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Sep 20: What's going on with NP and DP again? And why didn't we just with the DP rule instead of spending two weeks with NPs we'll never use again? There seems to have been some confusion about what we were doing there when we suddenly came up with the DP structure to use instead of the NP, and what it means, where we'll use it and so forth. Let me see if I can justify the methods and clarify the point (I will return to this in the next class as well). The whole enterprise we are embarked upon is one of scientific investigation and discovery; as you might recall from the first class, the scientific method goes like this: We observe data, we draw generalizations and form hypotheses, and then we collect more data to see if the predictions of the hypotheses are met. To the extent that the predictions are met, we rejoice, but to the extent that the predictions are met, we have to modify our hypotheses to reflect this. To that end, we started out observing that things like seem to have as their most central element the noun, , and we progressively worked through some hypotheses about what a noun phrase can contain. Moving to binary branching "X-bar" structures is just one step further in this process; noticing that some parts (and not other parts) of the noun phrase can be replaced by , we determined that we needed to have (nested) constituents the noun phrase, which we named N-bar. To come back to the point, the way to look at this is not as though we had a rule for how to form NPs which you were to learn, but which was then immediately discarded (wasting your time)—rather, we have had several hypotheses, each one hopefully a closer approximation to the truth than the previous one, but each revision made on the basis of evidence we had found that the previous hypothesis did not correctly predict the facts. To simply start with the "final rule" would allow you to have the benefit of the many years of research in syntax and might perhaps save a little bit of time, but it would miss one of the most important parts of subject: the scientific method for with the rule in the first place. As for DP, we initially supposed that a noun phrase like the subject contained the determiner, but further data (particularly data from possessive constructions) indicated that we are closer to the truth if we assume that , , and are determiners which are the projection headed by the noun. This doesn't change the fact that is still perfectly good as the subject of a sentence, it's just that when we originally called it an "NP" we had applied the wrong label to it, since the head of the phrase is in fact ( being an NP which is the complement of the D ). This means that, for example, in our "TP rule", where we allowed an "NP" to be the subject in the specifier, we need to apply the newly corrected label to the subject and instead allow a DP to be the subject in the specifier. Note that there . There are nouns, and they are heads of an NP which contains both an N and an N-bar node. Moreover, most of what we discovered about them is still true; the haven't changed, after all. The only real change is that the places where we thought NPs occurred in the structure are actually places where occur in the structure. The only place we find real NPs under this new and improved view is as the complement of a head D. The subject of a sentence, the object of verb, or the object of a preposition are all DPs.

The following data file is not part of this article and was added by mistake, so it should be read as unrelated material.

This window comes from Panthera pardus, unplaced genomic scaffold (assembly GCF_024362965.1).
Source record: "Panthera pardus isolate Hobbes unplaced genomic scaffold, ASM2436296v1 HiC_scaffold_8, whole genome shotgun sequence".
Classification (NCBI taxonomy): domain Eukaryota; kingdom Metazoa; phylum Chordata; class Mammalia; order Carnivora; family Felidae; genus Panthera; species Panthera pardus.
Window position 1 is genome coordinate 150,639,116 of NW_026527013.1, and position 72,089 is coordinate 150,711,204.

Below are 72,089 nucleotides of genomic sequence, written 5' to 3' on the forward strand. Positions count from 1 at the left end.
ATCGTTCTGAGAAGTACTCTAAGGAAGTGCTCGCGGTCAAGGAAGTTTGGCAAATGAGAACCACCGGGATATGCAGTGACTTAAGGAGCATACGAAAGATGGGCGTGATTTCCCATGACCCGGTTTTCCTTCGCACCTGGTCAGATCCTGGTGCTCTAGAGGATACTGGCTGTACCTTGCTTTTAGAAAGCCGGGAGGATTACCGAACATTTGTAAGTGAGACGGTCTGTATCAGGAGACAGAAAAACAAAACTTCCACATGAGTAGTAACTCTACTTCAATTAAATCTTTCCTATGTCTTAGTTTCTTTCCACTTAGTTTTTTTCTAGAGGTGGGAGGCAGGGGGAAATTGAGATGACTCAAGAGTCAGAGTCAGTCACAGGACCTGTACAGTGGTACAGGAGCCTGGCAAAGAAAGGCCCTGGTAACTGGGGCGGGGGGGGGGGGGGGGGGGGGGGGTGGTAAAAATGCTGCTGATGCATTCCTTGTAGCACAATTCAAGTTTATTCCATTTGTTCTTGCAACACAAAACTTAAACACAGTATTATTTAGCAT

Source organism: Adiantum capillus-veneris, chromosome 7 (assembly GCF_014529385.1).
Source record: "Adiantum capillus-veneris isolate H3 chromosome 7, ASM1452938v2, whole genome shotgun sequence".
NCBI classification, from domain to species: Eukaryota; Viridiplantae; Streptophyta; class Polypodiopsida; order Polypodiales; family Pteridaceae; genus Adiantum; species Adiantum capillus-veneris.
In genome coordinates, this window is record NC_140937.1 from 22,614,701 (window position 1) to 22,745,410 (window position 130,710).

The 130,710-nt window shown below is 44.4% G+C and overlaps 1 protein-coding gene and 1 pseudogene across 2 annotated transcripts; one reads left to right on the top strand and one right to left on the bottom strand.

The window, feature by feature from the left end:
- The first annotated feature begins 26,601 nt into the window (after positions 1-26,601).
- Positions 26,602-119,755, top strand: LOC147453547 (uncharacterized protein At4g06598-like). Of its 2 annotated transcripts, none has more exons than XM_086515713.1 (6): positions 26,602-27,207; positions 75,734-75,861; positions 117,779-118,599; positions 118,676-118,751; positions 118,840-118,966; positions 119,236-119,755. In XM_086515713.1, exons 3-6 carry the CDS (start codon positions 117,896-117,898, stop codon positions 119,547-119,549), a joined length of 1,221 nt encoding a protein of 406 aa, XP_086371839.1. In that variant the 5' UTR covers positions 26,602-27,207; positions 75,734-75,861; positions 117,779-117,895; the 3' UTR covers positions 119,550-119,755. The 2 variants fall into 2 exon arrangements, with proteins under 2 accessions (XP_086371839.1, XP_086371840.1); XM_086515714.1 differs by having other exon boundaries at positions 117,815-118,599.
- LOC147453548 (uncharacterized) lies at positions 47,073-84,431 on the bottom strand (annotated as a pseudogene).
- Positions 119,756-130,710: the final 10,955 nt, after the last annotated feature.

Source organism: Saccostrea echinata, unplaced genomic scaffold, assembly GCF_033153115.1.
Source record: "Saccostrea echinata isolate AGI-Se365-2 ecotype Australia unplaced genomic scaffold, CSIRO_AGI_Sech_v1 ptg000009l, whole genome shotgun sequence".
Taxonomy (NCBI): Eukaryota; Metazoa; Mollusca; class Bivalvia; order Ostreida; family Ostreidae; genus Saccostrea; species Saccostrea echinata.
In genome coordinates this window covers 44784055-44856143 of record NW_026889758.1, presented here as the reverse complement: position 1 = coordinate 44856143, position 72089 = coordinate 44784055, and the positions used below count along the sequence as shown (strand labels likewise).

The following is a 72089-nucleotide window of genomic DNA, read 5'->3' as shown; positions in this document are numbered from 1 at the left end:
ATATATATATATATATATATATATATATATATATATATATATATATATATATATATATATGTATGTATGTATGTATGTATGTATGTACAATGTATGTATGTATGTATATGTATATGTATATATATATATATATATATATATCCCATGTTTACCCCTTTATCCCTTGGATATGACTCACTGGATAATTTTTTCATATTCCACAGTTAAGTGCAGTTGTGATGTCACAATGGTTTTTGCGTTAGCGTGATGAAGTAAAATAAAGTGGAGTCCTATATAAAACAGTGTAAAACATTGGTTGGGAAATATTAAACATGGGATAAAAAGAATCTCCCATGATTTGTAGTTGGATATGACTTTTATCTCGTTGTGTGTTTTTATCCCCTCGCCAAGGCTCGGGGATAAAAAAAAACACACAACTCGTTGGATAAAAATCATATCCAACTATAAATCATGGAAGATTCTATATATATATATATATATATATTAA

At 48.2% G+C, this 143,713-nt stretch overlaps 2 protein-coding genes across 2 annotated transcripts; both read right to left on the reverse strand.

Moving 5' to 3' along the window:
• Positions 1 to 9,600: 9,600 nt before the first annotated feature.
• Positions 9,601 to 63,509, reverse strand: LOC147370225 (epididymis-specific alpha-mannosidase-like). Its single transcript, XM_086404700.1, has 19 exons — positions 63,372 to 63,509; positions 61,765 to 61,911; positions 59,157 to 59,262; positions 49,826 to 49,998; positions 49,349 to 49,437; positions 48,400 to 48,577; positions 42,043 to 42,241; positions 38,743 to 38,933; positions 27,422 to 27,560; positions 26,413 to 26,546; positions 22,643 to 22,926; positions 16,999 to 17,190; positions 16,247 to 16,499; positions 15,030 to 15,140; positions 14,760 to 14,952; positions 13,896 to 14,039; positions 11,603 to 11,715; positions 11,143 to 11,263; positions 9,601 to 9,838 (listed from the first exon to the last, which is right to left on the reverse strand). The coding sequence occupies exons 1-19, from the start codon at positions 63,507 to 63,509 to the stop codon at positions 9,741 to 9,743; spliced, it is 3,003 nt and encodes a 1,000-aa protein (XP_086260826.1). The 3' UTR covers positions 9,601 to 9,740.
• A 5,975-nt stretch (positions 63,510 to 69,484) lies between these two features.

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Sep 20: Isn't there something funny about DP and the "Golden Rule of Modifiers"? Well, kind of. The Golden Rule of Modifiers says that a modifier and the thing modified have to be in the same phrase, and in class we basically extended that early on to say that pretty much everything in a phrase (except the head) modifies the head of the phrase. The "funny thing" about DP here is that there's kind of an intuitive feeling that the determiner in some sense modifies (or "specifies" might be a better term) the noun, making us suspect that the determiner should be inside the NP after all. And, in fact, I have no doubt that this has a lot to do with why people didn't realize at the very outset of generative syntax that is headed by , instead of . But we have pretty good evidence for this now (and there's even better evidence out there in the linguistic literature which we aren't really prepared to understand yet), and so we might just have to accept this as a failure of the Golden Rule of Modifiers. Honestly, though, this use of The Golden Rule of Modifiers is taking a bit beyond what it was designed to do anyway; The Golden Rule of Modifiers really works for nouns and verbs and adjectives—for the "open class" items (categories in which we can readily create new words). For the "closed class" items (also known as "functional categories" sometimes), our intuitions about what modifies what sort of disappear. Think about PPs, for example (P being very nearly a closed class—if you don't believe that, your homework is to invent a new preposition and introduce it into the language); we know that a P like takes a DP complement like to form the P-bar and ultimately the PP. There's no question about this; but how strong is your intuition that is somehow modifying ? Not very strong, I'd wager. D is just like P in that it is a closed-class, functional category, and we aren't going to be able to rely on an intuitive feeling of what modifies it to determine what is in its phrase with it—instead, we'll have to rely on other evidence, like that reviewed in class.